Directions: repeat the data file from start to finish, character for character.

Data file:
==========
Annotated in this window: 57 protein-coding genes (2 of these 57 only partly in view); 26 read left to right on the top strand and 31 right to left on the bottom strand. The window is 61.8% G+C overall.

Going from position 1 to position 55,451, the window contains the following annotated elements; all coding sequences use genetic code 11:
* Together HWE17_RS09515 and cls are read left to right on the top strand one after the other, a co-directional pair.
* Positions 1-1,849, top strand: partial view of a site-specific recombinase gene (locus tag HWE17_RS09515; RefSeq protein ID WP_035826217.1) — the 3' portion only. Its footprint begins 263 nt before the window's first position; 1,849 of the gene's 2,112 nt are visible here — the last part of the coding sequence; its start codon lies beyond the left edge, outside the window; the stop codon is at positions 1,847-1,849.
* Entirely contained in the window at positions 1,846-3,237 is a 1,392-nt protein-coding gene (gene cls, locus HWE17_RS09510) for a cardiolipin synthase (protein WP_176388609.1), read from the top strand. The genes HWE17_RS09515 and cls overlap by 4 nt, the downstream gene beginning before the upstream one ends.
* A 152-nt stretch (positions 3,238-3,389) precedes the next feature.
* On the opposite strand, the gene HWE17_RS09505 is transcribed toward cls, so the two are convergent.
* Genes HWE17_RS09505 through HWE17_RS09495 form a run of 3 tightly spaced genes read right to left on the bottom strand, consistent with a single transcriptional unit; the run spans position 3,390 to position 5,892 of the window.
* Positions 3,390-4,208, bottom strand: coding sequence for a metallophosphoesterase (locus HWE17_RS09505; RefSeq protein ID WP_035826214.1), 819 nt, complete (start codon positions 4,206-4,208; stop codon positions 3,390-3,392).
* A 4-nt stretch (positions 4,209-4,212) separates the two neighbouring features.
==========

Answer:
Annotated in this window: 57 protein-coding genes (2 of these 57 only partly in view); 26 read left to right on the top strand and 31 right to left on the bottom strand. The window is 61.8% G+C overall.

Going from position 1 to position 55,451, the window contains the following annotated elements; all coding sequences use genetic code 11:
* Together HWE17_RS09515 and cls are read left to right on the top strand one after the other, a co-directional pair.
* Positions 1-1,849, top strand: partial view of a site-specific recombinase gene (locus tag HWE17_RS09515; RefSeq protein ID WP_035826217.1) — the 3' portion only. Its footprint begins 263 nt before the window's first position; 1,849 of the gene's 2,112 nt are visible here — the last part of the coding sequence; its start codon lies beyond the left edge, outside the window; the stop codon is at positions 1,847-1,849.
* Entirely contained in the window at positions 1,846-3,237 is a 1,392-nt protein-coding gene (gene cls, locus HWE17_RS09510) for a cardiolipin synthase (protein WP_176388609.1), read from the top strand. The genes HWE17_RS09515 and cls overlap by 4 nt, the downstream gene beginning before the upstream one ends.
* A 152-nt stretch (positions 3,238-3,389) precedes the next feature.
* On the opposite strand, the gene HWE17_RS09505 is transcribed toward cls, so the two are convergent.
* Genes HWE17_RS09505 through HWE17_RS09495 form a run of 3 tightly spaced genes read right to left on the bottom strand, consistent with a single transcriptional unit; the run spans position 3,390 to position 5,892 of the window.
* Positions 3,390-4,208, bottom strand: coding sequence for a metallophosphoesterase (locus HWE17_RS09505; RefSeq protein ID WP_035826214.1), 819 nt, complete (start codon positions 4,206-4,208; stop codon positions 3,390-3,392).
* A 4-nt stretch (positions 4,209-4,212) separates the two neighbouring features.